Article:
Voicecon: UC Infrastructure Can't Be 'Start Fresh' Scenario, Says IBM

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"Half of us make a bad decision every week not because we're dumb, but because of bad data," argued Alistair Rennie, general manager, Lotus software and WebSphere Portal, for IBM's Software Group.

Speaking in a morning keynote session at VoiceCon in Orlando, Rennie said that a truly useful UCC solution enables collaboration across organizations, accelerates user adoption, takes into account the consumerization of IT, allows organizations to leverage their existing infrastructure, and seeks to achieve business agility through cloud.

Too often, Rennie said, UCC vendors are asking customers to "start fresh" with their infrastructure instead of building upon what they already have.

"Nobody I talk to wants to start fresh," he said. "That's now new to the communications sector, that's been true of IT forever. Nothing goes away. How do you build on it?"

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All UCC vendors should be able to answer the following questions, Rennie said:

-- How does your solution promote user adoption?
-- How can you help me make my existing systems work together?
-- Can you help me strike the right balance between delivery options?
-- Do you have solutions that make sense for both large and small organizations?
-- Where is the ROI coming from?

"Competitors are going to tell you to go to a common infrastructure -- that everything will work together because it's a single, simple stack, and therefore it works," Rennie said.

But that creates problems in the long-term, Rennie argued, because companies get acquired by other companies or fold, products change, and infrastructure models change. Locking an organization into a completely proprietary infrastructure with little wiggle room to scale or accommodate advanced is UC technology means a lot of rip-and-replace and a lot of spot solutions, Rennie suggested.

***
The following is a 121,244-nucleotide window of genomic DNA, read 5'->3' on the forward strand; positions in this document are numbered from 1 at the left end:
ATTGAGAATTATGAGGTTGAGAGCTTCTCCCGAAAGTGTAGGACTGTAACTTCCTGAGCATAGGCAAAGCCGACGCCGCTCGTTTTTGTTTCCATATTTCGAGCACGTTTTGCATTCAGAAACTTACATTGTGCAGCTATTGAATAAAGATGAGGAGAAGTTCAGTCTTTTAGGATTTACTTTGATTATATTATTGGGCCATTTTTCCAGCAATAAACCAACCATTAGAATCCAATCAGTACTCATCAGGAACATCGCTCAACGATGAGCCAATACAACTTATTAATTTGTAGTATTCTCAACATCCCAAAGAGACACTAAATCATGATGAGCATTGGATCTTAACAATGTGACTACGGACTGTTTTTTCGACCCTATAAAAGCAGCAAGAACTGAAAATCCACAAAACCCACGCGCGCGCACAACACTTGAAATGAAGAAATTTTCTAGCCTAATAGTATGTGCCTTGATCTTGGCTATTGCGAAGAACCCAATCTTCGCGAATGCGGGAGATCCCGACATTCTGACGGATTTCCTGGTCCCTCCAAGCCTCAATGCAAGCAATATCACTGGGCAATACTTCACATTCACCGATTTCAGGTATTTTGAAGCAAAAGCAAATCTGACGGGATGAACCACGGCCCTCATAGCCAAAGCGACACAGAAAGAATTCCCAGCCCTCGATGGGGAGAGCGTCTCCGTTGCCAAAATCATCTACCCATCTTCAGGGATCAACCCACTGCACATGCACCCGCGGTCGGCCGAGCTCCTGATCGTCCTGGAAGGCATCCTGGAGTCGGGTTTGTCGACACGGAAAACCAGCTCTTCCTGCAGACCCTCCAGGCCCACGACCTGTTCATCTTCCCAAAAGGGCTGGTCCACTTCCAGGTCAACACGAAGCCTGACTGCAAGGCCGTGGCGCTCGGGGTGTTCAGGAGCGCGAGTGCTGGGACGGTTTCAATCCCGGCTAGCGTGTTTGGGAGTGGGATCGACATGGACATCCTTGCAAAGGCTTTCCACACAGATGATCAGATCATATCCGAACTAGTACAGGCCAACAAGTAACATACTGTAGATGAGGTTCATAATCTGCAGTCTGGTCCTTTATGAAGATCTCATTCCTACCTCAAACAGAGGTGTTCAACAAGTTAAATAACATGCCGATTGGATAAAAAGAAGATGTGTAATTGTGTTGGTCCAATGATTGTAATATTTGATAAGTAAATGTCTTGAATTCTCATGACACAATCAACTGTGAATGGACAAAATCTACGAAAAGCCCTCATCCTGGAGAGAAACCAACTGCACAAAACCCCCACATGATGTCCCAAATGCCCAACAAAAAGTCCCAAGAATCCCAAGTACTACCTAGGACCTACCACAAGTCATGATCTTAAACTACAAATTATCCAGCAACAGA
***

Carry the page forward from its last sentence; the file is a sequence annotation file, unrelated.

"The landscape doesn't stay the same," he said. "There's a better way and that better way is integration. The assets you have are valuable. They work. They're built by excellent people. Why don't we just integrate them?"

The right deployment model for the right situation is what drives UC and collaboration growth in companies, Rennie said. He urged VoiceCon attendees to consider the changing roles of carriers, cloud platforms, service providers and other UC and collaboration players and tailor solutions that account for each.

"We're talking about doing work more effectively," he said.

IBM earlier this week confirmed that ShoreTel for IBM Lotus Foundations -- a bundled offering combining IBM's Lotus Foundations Reach appliance with ShoreTel UC products -- would be available this spring. Rennie touted Lotus Foundations as one example of how IBM was looking to partner with other vendors and use their strengths to create better, smarter UC solutions.

Maximizing UC potential, Rennie added, will never happen "in a rip-and-replace world."